Volume 508, Number 2, December III 2009
|805 - 821
|Stellar structure and evolution
|11 August 2009
Institut d'Astrophysique et de Géophysique, Université de Liège, allée du six août 17, Bat.B5c, 4000 Liège, Belgium e-mail: firstname.lastname@example.org
2 European Southern Observatory, Alonso de Cordova 3107, Vitacura, Casilla 19001, 19 Santiago de Chile, Chile
Accepted: 25 May 2009
Aims. To better understand the phenomenon of colliding winds in massive binary stars, we study the X-ray lightcurve of a WR+O system of the Carina region, a system well known for the high mass of its primary.
Methods. Phase-resolved X-ray observations of the massive WR+O binary system WR 22 were performed with the XMM-Newton facility. We observed the object at seven different phases from near apastron to near periastron.
Results. The X-ray spectrum can be represented by a two-component, optically thin, thermal plasma model with a first one at a typical temperature of 0.6 keV and a second hotter one in the range 2.0–4.5 keV. The hot component is indicative of a colliding wind phenomenon, but its flux is remarkably constant with time despite the high eccentricity of the orbit. Although surprising at first, this actually does not contradict the results of the hydrodynamical simulations of the wind collision that we performed. When the system goes from apastron to periastron, the soft part of the X-ray flux is progressively lowered by an increasing intervening absorbing column. This behaviour can be interpreted in terms of an X-ray emitting plasma located near the O star, but not fully intrinsic to it, and accompanying the star when it dives into the wind of the WR component. A model is presented that interprets most of the observational constraints. This model suggests that the mass-loss rate of ~ 1.6 10-5 yr-1 assumed for the WR could still be slightly too high, whereas it is already lower than other published values. From the comparison of the observed and the expected absorptions at phases near periastron, we deduce that the hard X-ray emitting collision zone should at least have a typical size of 50–60 , but that the size for the soft X-ray emitting region could reach 244 if the assumed mass-loss rate is correct. We also present an upper limit to the X-ray luminosity of the WR component that further questions the existence of intrinsic X-ray emission from single WN stars.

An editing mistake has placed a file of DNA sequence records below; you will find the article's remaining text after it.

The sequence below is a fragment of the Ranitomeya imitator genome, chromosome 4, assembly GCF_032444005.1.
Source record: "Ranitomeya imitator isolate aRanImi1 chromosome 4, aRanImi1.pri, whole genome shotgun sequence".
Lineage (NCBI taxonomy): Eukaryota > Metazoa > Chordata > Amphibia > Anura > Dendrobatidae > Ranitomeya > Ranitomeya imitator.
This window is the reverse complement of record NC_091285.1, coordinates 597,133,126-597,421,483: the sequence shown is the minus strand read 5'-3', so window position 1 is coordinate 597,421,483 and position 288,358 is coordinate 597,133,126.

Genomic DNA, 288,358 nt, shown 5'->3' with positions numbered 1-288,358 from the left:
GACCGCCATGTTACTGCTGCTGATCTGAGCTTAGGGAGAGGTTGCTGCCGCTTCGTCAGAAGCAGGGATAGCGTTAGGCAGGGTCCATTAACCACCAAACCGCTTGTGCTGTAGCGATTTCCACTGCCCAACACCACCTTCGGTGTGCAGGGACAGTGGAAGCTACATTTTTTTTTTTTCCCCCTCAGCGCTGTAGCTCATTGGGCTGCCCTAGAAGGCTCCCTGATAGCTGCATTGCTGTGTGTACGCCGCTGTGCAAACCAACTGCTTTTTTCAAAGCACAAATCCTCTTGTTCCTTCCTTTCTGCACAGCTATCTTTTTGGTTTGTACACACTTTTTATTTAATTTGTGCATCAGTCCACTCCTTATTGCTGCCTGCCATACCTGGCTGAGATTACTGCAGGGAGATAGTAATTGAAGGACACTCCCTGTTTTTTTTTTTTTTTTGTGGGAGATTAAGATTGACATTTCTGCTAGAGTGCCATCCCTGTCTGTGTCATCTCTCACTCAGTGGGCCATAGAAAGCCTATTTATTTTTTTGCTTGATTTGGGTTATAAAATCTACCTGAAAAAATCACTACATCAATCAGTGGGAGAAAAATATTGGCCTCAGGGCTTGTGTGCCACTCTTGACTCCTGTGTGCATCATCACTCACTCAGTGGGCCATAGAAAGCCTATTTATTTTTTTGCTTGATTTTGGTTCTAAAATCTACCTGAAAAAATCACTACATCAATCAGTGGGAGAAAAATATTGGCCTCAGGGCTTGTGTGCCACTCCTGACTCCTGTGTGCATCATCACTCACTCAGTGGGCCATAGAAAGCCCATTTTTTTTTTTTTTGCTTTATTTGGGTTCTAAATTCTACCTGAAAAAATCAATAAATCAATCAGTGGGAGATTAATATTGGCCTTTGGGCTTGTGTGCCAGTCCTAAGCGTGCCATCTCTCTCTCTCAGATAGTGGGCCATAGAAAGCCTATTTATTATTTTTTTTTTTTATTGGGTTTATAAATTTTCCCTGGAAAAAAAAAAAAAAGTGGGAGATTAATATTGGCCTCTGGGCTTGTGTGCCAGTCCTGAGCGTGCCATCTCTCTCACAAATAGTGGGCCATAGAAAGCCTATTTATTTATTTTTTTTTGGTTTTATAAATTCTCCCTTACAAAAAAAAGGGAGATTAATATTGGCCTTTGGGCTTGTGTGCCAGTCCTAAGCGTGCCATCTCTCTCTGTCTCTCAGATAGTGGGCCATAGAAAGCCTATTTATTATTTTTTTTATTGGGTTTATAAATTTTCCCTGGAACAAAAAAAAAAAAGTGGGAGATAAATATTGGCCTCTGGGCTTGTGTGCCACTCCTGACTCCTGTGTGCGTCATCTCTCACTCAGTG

Key words: stars: Wolf-Rayet / stars: individual: WR 22 / binaries: general / X-rays: stars / X-rays: binaries
© ESO, 2009
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